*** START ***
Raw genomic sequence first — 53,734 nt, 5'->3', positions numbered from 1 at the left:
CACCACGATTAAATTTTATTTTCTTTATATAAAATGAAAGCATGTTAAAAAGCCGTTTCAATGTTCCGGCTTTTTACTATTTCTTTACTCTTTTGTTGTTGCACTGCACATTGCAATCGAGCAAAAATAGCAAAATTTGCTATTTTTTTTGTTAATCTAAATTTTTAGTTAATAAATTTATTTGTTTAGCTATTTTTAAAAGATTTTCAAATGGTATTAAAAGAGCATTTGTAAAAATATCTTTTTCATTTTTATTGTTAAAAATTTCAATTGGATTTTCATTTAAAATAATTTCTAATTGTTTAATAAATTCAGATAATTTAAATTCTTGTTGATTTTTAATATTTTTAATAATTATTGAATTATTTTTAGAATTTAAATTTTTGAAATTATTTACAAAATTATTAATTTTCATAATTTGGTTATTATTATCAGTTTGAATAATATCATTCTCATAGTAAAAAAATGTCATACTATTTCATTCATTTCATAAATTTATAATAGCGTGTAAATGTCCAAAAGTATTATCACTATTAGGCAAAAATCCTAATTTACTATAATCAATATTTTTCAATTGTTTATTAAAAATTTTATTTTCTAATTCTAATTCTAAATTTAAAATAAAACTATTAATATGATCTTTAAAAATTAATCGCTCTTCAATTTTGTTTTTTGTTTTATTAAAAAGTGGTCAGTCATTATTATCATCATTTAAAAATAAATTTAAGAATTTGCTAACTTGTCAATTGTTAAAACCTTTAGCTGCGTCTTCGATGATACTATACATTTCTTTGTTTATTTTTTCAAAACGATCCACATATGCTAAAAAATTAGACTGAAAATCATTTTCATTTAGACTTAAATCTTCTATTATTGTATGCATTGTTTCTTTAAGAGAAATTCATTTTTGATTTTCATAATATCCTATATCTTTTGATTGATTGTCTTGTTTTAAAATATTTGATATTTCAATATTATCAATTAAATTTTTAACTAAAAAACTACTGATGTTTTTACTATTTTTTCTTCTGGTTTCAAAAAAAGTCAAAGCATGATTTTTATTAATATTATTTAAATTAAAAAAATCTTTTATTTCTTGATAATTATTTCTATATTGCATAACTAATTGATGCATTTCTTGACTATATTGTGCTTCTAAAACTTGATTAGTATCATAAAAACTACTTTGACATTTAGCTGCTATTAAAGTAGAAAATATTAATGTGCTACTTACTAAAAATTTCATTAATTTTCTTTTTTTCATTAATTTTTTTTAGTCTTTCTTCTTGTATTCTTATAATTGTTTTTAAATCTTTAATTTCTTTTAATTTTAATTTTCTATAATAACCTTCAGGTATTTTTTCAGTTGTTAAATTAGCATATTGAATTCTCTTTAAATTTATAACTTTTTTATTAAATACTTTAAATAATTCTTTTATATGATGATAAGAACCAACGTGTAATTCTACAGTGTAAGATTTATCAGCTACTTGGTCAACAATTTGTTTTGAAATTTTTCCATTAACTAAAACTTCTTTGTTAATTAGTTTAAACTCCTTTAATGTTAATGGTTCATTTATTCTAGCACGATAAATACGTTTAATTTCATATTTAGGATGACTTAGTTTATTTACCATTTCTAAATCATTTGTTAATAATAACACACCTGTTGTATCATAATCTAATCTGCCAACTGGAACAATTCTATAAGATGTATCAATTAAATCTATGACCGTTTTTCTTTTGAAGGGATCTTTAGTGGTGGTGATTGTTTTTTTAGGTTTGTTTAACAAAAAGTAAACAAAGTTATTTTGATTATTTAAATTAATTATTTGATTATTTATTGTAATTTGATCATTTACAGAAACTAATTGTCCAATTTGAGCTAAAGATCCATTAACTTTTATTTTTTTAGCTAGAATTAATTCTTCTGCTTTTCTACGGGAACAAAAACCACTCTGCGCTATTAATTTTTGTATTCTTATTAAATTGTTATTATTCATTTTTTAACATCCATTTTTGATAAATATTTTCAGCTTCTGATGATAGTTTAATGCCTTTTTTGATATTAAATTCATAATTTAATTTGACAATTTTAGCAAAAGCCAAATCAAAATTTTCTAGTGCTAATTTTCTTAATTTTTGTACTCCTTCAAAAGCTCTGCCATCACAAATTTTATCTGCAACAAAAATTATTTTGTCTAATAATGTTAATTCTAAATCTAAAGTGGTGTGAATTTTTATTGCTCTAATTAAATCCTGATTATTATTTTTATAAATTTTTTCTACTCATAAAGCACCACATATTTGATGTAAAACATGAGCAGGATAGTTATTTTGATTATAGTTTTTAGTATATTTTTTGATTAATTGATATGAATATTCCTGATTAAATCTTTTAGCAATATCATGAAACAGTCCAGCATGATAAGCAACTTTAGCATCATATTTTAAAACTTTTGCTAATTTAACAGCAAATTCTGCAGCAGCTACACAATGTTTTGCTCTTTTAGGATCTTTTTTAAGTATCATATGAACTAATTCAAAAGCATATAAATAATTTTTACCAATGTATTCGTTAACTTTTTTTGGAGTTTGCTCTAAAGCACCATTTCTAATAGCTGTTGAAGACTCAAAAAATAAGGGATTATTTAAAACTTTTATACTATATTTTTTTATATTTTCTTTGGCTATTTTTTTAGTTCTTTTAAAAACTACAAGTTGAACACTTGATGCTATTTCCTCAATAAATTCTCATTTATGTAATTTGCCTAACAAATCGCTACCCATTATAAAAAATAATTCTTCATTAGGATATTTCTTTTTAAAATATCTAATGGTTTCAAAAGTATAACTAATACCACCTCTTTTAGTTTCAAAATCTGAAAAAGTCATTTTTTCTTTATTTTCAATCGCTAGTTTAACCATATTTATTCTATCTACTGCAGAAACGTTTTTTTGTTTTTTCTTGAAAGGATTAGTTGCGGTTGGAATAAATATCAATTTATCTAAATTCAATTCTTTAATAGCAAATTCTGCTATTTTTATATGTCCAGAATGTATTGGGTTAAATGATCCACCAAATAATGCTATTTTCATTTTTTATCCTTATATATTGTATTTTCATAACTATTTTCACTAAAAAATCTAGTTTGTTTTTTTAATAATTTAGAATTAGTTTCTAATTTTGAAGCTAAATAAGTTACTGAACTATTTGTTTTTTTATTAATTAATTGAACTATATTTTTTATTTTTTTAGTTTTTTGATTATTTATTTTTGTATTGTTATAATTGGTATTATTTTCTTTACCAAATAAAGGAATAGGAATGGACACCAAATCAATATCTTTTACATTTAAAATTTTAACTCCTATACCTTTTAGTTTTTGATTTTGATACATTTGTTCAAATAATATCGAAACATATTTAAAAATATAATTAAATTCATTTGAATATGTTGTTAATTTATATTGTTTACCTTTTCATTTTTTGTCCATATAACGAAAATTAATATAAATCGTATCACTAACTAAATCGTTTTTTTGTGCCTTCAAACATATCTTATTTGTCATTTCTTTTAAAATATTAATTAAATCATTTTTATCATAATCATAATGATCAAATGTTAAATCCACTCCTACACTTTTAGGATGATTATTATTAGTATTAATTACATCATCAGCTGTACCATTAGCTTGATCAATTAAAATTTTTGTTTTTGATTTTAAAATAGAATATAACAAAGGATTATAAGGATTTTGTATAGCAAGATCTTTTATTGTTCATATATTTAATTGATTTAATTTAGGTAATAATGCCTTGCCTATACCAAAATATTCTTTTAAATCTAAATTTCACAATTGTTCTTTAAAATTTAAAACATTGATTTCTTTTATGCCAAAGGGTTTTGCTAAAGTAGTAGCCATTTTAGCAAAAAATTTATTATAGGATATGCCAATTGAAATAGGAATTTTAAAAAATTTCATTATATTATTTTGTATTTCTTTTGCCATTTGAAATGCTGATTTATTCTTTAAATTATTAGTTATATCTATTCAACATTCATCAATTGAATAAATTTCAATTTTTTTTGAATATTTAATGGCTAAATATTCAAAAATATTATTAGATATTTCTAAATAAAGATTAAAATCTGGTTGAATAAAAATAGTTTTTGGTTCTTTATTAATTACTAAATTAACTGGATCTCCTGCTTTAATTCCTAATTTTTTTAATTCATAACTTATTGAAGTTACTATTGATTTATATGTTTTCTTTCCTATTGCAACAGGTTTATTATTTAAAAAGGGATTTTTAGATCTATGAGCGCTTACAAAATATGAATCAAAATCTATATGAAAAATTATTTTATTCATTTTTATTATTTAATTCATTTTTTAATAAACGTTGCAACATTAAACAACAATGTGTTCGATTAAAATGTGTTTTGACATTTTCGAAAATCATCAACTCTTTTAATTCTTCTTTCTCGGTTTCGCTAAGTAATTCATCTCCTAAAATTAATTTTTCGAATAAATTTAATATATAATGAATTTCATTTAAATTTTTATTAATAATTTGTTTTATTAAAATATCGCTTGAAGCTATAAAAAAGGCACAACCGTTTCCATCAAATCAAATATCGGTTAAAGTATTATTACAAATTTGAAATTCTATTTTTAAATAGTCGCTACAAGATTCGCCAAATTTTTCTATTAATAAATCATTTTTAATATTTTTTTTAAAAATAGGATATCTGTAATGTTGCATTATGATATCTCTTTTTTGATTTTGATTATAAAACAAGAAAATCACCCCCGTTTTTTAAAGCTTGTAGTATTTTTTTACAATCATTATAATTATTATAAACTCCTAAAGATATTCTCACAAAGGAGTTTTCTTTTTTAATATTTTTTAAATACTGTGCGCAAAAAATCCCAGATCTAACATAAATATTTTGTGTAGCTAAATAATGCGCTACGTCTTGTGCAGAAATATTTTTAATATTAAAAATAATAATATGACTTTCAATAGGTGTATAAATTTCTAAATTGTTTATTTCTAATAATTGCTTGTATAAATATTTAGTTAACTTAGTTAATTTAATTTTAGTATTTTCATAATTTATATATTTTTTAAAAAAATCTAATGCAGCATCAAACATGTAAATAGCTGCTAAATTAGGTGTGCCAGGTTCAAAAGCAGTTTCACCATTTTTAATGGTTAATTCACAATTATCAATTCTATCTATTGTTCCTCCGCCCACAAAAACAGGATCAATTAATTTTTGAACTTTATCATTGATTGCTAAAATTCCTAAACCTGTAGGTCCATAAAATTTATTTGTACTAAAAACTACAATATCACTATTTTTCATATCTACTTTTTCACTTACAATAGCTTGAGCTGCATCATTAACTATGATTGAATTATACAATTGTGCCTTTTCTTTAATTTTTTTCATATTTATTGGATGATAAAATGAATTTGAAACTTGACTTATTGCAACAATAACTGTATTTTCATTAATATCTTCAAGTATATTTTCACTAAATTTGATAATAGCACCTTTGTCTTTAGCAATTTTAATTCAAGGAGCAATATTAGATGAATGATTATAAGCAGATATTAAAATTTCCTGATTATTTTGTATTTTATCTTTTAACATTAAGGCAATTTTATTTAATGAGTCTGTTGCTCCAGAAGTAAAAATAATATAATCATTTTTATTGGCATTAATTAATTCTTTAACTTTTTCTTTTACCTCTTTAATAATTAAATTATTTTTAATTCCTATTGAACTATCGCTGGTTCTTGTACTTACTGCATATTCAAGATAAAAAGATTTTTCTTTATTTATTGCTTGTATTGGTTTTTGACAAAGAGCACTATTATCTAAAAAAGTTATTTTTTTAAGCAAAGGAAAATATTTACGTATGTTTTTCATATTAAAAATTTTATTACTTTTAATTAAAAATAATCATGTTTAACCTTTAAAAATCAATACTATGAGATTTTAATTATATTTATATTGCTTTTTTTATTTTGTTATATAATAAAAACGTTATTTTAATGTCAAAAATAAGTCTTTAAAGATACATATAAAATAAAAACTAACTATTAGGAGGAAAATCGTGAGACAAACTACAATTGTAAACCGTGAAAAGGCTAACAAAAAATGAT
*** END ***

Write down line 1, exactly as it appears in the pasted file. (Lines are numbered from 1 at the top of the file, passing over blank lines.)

Raw genomic sequence first — 53,734 nt, 5'->3', positions numbered from 1 at the left: